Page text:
It seems like every other day, someone in the software development community feels the necessity to declare that agile is dead and they have something new and better.

Sometimes it’s one of the founders of agile who now think the Agile Manifesto is dated and needs to be overhauled. Other times it’s ageless software veterans who claim agile came out of their work in the first place but still isn’t as good. Occasionally it’s someone who clearly doesn’t understand agile, makes all sort of misstatements about it, and then tries to argue why it doesn’t work based on these misunderstandings.

Regardless of the source, I read everything that’s written about what’s wrong with agile. After all, agile needs to constantly evolve, just like the teams who use it. The agile principles should be applied to maintaining and improving the approach itself!

While reading articles that pick on agile, I’m hoping to glean some understanding of what is wrong with the manifesto as it is stated today. I think everyone can agree that how organizations implement agile is often dead wrong, but that doesn’t make agile itself the problem.

Much of what is proposed as a “better agile” is usually just a reorganization, rewording, or clarification of the existing agile values and principles. I have no issue with clarifying or rewording agile values and principles if, in the end, organizations better understand agile and successfully increase customer value. My issue is with the idea that doing so is creating something brand-new that is different than the Agile Manifesto that guides the agile movement.

I believe strongly that one of the reasons agile has been so successful is because it is not a methodology or a defined process that is followed, but a set of principles that allows lots of flexibility for their implementation. The genius of the manifesto is that it provides overall guidance without being too prescriptive. I think this provides agile with the flexibility to morph and change as our world does.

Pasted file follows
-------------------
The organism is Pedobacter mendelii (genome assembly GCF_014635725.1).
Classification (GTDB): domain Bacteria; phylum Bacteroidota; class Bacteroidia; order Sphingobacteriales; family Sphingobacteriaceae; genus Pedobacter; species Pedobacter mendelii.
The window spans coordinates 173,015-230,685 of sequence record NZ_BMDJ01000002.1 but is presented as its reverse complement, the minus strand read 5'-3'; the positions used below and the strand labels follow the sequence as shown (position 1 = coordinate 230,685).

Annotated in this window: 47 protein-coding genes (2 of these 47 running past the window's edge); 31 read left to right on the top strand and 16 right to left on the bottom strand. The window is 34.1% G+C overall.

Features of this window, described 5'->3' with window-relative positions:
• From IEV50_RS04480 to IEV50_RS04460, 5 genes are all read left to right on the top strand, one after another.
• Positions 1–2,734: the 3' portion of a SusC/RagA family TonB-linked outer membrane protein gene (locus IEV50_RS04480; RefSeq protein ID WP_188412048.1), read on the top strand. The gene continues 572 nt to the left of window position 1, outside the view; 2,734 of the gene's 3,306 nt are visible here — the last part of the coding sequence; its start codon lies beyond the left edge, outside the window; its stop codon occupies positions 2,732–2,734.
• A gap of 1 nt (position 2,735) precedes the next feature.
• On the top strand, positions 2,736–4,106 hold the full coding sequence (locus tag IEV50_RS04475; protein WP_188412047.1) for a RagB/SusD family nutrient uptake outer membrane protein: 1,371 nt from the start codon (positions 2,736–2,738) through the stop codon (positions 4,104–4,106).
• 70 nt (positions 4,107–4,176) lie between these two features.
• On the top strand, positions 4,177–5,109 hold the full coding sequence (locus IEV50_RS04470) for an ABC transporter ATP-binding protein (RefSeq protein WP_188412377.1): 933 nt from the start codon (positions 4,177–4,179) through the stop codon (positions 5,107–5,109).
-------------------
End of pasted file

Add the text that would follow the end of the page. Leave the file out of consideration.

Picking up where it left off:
Much like the founders of agile saw the benefits of aggregating lots of different approaches for implementing software under the umbrella of the manifesto, I see benefit in keeping any reorganization, rewording, or clarification of agile values and principles under it as well.

There is no question that agile has become the most popular software development approach in existence today, and that agile has bled into all aspects of business, too. While it will continue to be refined and tuned, let’s make sure we keep agile together as one movement.

If the community begins to fracture even more than it already has due to proponents of specific agile methodologies, I see its traction slowing down or perhaps stopping altogether. That would be a crime, as agile continues to demonstrate its ability to add value for customers and make teams all around the globe productive.

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